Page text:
In sport, what does Round Robin mean?

Clincher: Sweden’s Ola Toivonen, centre, scored the winner in injury time against France. Reuters TT NEWS AGENCY  

What is it?

A tournament format in which everyone – individual or team – plays everyone else a stipulated number of times. It may form an event’s league phase, leading into the knockouts, or it may be the competition itself, much as premier football leagues are.

When did it start?

In 1888-89, when the Football League began in England: each of the 12 teams played the other twice. The first citation of ‘round robin’ in a tournament context, however, is said to have occurred in 1895, in the Official Lawn Tennis Bulletin (New York).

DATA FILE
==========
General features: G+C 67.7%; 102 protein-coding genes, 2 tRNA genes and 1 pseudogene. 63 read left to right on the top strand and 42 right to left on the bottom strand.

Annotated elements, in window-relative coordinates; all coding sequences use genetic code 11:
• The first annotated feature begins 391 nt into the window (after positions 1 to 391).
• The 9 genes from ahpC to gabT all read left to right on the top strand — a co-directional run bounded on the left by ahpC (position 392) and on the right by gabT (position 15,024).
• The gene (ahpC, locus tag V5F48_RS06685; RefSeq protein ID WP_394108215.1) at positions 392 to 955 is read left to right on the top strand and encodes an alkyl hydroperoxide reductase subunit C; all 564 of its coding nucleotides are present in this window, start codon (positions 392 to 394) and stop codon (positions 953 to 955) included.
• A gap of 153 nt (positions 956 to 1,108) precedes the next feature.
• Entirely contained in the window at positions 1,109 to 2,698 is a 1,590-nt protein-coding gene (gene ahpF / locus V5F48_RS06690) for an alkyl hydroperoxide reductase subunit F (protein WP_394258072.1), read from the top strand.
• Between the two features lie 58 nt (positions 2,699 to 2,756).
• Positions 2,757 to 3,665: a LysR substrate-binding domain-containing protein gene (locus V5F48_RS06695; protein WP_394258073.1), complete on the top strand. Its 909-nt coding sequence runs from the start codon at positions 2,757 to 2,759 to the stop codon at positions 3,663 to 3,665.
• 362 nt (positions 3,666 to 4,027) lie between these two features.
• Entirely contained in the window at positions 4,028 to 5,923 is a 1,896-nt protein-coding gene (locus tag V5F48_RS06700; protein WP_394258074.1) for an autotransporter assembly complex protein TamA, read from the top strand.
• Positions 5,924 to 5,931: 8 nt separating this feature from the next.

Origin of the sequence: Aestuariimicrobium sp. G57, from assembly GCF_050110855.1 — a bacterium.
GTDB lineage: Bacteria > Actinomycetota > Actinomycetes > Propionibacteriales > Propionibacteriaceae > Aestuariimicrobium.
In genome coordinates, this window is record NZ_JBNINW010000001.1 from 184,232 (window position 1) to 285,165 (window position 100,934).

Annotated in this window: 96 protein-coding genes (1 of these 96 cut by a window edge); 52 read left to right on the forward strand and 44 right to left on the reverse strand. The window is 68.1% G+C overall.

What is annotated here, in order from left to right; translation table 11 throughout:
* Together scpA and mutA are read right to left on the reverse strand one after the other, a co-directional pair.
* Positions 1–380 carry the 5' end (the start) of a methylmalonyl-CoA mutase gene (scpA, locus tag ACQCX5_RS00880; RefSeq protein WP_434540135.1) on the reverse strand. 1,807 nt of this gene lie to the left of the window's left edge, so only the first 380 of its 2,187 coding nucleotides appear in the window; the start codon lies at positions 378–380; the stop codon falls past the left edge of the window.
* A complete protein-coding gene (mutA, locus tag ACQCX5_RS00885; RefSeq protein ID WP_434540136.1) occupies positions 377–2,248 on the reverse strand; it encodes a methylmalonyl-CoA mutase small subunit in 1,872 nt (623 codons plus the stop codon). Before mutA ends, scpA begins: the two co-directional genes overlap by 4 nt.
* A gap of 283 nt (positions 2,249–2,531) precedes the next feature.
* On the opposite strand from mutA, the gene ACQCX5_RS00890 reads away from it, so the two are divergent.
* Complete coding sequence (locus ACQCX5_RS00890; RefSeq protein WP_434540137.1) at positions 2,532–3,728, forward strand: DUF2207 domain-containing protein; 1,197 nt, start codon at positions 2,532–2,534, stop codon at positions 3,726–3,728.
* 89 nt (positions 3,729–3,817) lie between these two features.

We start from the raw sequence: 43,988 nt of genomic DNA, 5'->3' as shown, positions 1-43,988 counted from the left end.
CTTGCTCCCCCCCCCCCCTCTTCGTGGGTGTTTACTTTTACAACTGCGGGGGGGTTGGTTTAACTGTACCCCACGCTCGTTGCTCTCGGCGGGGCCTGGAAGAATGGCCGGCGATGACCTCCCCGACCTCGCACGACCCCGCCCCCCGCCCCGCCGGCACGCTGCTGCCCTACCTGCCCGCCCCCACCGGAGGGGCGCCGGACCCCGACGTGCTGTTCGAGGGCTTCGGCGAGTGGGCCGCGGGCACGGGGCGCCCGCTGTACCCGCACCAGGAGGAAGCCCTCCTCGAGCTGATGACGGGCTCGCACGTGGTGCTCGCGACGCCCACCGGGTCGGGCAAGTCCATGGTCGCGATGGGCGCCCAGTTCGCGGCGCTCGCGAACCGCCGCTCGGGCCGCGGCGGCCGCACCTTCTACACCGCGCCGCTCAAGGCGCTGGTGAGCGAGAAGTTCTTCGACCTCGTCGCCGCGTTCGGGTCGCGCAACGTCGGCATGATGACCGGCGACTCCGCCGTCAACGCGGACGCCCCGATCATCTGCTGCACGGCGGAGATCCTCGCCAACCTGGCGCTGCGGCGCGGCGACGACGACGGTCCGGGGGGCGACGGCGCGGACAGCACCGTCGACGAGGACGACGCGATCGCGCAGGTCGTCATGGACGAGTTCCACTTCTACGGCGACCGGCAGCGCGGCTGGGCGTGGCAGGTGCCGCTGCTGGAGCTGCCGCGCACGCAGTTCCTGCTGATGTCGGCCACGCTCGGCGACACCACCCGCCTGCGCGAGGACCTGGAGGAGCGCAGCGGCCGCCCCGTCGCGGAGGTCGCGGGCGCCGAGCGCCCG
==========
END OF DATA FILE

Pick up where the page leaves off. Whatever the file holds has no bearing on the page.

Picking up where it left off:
What is the term’s origin?

It reportedly appears in a 1730 journal, describing a form of petition in which the complainants signed their names in a circle to disguise who had signed first. This was especially favoured by sailors – mutiny, in those days, was a hanging offence.

What is its rationale?

In theory, it’s the fairest way of determining the champion. Chance plays a smaller role than it does in a knockout event, in which one bad day can spell disaster. The disadvantage of staging a round-robin tournament is the time it takes to complete.

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Printable version | Apr 30, 2021 5:39:51 AM |

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